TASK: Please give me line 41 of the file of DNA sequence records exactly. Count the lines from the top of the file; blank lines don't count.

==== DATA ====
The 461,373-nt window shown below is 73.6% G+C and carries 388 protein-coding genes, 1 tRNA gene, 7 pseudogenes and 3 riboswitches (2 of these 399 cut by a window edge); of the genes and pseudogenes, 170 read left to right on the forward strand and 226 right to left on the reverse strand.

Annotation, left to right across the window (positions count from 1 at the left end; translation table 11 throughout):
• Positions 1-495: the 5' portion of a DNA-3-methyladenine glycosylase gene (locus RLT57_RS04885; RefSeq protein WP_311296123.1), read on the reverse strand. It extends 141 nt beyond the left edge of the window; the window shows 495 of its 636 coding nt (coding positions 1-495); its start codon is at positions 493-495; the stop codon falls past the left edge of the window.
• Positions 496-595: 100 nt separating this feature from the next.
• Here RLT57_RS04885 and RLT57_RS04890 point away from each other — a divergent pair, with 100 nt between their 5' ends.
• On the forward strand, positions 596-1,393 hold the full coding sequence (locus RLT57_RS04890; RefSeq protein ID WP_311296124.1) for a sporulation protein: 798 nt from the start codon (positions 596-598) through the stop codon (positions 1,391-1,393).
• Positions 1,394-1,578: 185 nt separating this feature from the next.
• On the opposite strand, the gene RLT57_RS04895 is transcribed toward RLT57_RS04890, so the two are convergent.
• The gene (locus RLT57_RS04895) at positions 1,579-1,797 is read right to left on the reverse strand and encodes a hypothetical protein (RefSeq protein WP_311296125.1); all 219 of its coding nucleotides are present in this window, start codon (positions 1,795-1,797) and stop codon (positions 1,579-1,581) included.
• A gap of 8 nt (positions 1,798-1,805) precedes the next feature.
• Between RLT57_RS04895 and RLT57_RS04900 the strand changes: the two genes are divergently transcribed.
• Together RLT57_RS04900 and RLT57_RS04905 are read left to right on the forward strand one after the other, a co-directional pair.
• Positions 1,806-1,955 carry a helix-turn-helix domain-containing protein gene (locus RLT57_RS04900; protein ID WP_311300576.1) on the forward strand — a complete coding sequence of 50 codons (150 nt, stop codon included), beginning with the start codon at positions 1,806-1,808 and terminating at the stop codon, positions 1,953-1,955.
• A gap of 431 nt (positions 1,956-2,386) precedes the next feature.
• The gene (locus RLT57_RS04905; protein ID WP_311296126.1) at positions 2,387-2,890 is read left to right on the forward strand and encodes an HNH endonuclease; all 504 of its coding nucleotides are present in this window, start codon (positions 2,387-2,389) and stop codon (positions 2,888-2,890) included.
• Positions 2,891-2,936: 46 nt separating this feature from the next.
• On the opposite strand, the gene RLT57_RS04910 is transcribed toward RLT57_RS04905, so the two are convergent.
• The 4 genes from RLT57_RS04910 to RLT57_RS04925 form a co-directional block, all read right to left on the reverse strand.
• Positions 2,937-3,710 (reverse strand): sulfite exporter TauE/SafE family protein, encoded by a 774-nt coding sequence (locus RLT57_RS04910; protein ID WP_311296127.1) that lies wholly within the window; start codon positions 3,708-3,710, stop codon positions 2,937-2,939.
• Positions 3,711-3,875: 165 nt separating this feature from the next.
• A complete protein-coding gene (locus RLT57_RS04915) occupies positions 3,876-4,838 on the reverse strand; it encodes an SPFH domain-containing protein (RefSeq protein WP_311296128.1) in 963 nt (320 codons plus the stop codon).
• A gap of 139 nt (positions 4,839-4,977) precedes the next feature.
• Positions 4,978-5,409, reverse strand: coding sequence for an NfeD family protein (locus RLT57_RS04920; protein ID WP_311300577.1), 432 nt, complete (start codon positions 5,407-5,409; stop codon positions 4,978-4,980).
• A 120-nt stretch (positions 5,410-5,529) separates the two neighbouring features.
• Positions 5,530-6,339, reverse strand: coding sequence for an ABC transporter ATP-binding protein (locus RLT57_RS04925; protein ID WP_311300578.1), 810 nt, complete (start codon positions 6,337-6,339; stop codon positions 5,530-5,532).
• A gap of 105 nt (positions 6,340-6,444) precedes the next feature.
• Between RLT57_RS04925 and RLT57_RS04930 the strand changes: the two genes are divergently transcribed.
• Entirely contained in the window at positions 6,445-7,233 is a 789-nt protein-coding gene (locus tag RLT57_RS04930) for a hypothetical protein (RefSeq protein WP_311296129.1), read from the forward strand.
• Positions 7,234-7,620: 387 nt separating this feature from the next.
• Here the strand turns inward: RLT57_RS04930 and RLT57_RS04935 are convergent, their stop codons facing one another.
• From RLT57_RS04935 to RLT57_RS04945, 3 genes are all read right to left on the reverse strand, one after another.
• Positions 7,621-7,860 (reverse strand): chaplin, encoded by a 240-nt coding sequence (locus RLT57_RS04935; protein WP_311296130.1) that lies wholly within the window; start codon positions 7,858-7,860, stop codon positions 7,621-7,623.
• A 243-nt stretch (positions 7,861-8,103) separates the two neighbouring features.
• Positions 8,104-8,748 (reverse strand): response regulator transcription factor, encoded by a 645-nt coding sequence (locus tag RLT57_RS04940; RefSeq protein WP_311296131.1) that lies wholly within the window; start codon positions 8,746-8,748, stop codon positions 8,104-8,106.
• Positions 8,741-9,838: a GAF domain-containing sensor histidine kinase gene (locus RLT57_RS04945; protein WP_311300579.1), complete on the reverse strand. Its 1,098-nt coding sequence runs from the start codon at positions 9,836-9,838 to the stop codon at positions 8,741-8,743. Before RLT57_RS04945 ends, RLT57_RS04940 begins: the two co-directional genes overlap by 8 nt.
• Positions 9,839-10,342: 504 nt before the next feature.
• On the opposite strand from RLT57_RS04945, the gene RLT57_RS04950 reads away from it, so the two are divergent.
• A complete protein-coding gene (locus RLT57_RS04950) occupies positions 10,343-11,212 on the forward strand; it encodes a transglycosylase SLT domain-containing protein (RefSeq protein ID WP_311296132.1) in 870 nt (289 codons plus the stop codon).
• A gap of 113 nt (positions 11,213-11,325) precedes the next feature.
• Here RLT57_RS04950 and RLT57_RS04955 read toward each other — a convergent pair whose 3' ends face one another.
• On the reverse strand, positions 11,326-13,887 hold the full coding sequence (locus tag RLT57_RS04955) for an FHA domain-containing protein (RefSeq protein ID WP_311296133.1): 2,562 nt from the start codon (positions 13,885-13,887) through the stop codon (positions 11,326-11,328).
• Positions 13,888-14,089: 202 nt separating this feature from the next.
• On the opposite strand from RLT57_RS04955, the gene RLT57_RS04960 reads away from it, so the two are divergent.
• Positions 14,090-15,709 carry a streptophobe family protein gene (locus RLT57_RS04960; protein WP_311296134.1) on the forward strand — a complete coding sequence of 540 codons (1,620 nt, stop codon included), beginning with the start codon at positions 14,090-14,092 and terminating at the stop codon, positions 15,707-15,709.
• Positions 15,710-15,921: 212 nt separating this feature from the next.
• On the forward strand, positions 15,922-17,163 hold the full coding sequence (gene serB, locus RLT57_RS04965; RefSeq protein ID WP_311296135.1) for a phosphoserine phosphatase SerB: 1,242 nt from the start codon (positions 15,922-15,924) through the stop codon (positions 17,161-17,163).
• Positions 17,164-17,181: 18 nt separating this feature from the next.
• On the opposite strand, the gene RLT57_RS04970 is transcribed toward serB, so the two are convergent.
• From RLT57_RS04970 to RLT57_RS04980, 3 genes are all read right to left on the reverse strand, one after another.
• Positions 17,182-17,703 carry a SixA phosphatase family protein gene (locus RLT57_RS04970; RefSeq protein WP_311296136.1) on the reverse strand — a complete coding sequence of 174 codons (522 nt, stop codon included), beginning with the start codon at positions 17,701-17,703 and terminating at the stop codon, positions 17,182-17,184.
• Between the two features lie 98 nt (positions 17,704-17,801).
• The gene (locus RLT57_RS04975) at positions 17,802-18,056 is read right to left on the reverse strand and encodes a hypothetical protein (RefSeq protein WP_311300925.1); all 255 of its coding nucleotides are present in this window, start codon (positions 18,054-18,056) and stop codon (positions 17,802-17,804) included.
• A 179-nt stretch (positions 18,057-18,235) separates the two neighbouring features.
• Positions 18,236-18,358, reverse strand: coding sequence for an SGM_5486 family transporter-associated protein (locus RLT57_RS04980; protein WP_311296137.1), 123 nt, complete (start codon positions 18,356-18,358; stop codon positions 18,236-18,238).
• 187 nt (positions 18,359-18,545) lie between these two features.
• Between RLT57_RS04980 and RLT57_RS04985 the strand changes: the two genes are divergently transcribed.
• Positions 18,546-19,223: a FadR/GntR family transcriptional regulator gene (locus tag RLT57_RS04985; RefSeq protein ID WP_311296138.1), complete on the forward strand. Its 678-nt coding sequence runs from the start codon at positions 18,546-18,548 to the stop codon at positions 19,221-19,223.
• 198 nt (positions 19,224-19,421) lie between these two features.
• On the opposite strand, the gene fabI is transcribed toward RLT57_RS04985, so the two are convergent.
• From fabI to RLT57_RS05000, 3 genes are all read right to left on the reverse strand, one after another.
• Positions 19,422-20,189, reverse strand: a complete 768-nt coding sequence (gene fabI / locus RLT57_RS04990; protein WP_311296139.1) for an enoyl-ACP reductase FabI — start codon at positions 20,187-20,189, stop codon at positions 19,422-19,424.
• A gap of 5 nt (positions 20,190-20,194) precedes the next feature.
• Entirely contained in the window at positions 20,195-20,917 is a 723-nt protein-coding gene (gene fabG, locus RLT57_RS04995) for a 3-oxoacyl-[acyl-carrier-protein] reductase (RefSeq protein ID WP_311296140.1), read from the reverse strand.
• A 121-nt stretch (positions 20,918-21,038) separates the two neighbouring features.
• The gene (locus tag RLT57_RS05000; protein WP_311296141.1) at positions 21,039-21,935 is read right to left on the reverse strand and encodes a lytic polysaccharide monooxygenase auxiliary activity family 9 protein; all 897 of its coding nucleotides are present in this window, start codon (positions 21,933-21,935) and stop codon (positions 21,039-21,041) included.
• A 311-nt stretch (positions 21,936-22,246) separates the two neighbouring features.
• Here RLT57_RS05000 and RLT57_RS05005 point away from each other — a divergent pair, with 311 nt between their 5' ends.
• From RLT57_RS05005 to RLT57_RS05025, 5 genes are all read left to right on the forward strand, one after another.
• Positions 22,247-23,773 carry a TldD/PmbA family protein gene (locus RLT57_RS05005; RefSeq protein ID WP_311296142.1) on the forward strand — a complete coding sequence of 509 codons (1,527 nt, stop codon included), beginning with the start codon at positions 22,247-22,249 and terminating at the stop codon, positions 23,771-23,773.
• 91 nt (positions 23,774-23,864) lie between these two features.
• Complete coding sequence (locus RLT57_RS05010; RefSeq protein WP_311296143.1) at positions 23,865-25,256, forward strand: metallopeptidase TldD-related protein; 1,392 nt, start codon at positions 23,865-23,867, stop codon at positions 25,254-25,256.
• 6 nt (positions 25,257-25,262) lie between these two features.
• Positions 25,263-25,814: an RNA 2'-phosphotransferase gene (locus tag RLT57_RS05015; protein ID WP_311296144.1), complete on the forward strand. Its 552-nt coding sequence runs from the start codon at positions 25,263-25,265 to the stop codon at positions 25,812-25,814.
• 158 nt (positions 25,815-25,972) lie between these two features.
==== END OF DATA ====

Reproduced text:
• On the reverse strand, positions 11,326-13,887 hold the full coding sequence (locus tag RLT57_RS04955) for an FHA domain-containing protein (RefSeq protein ID WP_311296133.1): 2,562 nt from the start codon (positions 13,885-13,887) through the stop codon (positions 11,326-11,328).